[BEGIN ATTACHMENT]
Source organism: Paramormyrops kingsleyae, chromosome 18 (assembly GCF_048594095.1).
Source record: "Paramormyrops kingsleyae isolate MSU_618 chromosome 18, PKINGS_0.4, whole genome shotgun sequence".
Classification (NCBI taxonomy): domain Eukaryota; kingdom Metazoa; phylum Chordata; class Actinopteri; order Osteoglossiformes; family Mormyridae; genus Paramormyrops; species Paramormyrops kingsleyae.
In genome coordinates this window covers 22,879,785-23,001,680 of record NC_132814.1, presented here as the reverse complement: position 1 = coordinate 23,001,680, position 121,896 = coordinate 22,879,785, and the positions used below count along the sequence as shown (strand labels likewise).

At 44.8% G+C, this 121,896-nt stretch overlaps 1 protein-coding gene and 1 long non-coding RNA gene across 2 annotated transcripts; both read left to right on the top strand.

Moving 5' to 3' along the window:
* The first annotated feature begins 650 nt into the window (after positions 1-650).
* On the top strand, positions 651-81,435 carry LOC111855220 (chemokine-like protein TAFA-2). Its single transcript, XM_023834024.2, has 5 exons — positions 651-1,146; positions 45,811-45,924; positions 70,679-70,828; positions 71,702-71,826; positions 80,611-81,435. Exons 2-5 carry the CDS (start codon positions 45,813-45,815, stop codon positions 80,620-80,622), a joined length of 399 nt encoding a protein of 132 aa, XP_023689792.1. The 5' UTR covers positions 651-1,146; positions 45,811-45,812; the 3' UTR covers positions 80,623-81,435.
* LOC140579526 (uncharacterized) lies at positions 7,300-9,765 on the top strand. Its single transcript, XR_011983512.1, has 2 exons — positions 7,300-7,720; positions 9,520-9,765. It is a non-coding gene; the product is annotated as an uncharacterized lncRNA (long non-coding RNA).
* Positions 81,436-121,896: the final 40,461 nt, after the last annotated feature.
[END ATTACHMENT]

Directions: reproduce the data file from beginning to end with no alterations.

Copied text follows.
Source organism: Paramormyrops kingsleyae, chromosome 18 (assembly GCF_048594095.1).
Source record: "Paramormyrops kingsleyae isolate MSU_618 chromosome 18, PKINGS_0.4, whole genome shotgun sequence".
Classification (NCBI taxonomy): domain Eukaryota; kingdom Metazoa; phylum Chordata; class Actinopteri; order Osteoglossiformes; family Mormyridae; genus Paramormyrops; species Paramormyrops kingsleyae.
In genome coordinates this window covers 22,879,785-23,001,680 of record NC_132814.1, presented here as the reverse complement: position 1 = coordinate 23,001,680, position 121,896 = coordinate 22,879,785, and the positions used below count along the sequence as shown (strand labels likewise).

At 44.8% G+C, this 121,896-nt stretch overlaps 1 protein-coding gene and 1 long non-coding RNA gene across 2 annotated transcripts; both read left to right on the top strand.

Moving 5' to 3' along the window:
* The first annotated feature begins 650 nt into the window (after positions 1-650).
* On the top strand, positions 651-81,435 carry LOC111855220 (chemokine-like protein TAFA-2). Its single transcript, XM_023834024.2, has 5 exons — positions 651-1,146; positions 45,811-45,924; positions 70,679-70,828; positions 71,702-71,826; positions 80,611-81,435. Exons 2-5 carry the CDS (start codon positions 45,813-45,815, stop codon positions 80,620-80,622), a joined length of 399 nt encoding a protein of 132 aa, XP_023689792.1. The 5' UTR covers positions 651-1,146; positions 45,811-45,812; the 3' UTR covers positions 80,623-81,435.
* LOC140579526 (uncharacterized) lies at positions 7,300-9,765 on the top strand. Its single transcript, XR_011983512.1, has 2 exons — positions 7,300-7,720; positions 9,520-9,765. It is a non-coding gene; the product is annotated as an uncharacterized lncRNA (long non-coding RNA).
* Positions 81,436-121,896: the final 40,461 nt, after the last annotated feature.